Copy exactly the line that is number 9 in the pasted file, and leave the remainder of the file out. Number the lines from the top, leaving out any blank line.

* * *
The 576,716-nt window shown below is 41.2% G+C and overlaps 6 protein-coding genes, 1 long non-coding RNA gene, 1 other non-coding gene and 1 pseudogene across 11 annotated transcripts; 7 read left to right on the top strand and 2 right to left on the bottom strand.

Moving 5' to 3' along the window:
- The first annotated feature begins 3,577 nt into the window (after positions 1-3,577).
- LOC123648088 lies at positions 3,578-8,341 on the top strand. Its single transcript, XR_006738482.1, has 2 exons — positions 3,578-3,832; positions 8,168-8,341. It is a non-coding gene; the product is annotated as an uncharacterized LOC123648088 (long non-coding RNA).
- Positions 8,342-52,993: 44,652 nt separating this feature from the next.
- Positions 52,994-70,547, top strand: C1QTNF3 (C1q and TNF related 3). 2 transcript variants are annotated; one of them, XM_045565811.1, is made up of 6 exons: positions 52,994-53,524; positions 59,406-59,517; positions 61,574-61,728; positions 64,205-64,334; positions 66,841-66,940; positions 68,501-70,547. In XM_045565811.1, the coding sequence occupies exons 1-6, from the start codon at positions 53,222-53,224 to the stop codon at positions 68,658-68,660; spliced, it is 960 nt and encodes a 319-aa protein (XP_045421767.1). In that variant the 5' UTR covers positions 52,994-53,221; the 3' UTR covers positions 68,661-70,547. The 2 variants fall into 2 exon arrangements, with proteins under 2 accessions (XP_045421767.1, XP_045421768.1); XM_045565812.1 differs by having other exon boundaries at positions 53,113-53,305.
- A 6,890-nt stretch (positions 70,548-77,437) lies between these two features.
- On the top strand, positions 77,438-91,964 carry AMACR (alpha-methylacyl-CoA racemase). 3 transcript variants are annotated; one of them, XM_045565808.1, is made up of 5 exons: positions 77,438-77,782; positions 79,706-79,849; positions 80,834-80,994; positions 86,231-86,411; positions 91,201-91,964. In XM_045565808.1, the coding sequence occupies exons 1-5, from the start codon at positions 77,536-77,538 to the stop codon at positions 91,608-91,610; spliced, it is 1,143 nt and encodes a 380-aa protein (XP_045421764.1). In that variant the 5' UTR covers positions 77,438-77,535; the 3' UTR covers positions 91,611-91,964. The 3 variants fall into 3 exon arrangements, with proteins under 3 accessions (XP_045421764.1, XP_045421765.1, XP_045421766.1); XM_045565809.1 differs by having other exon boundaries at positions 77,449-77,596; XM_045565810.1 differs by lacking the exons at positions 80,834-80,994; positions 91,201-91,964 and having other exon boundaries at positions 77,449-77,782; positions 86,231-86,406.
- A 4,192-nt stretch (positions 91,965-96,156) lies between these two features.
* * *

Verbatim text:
- A 4,192-nt stretch (positions 91,965-96,156) lies between these two features.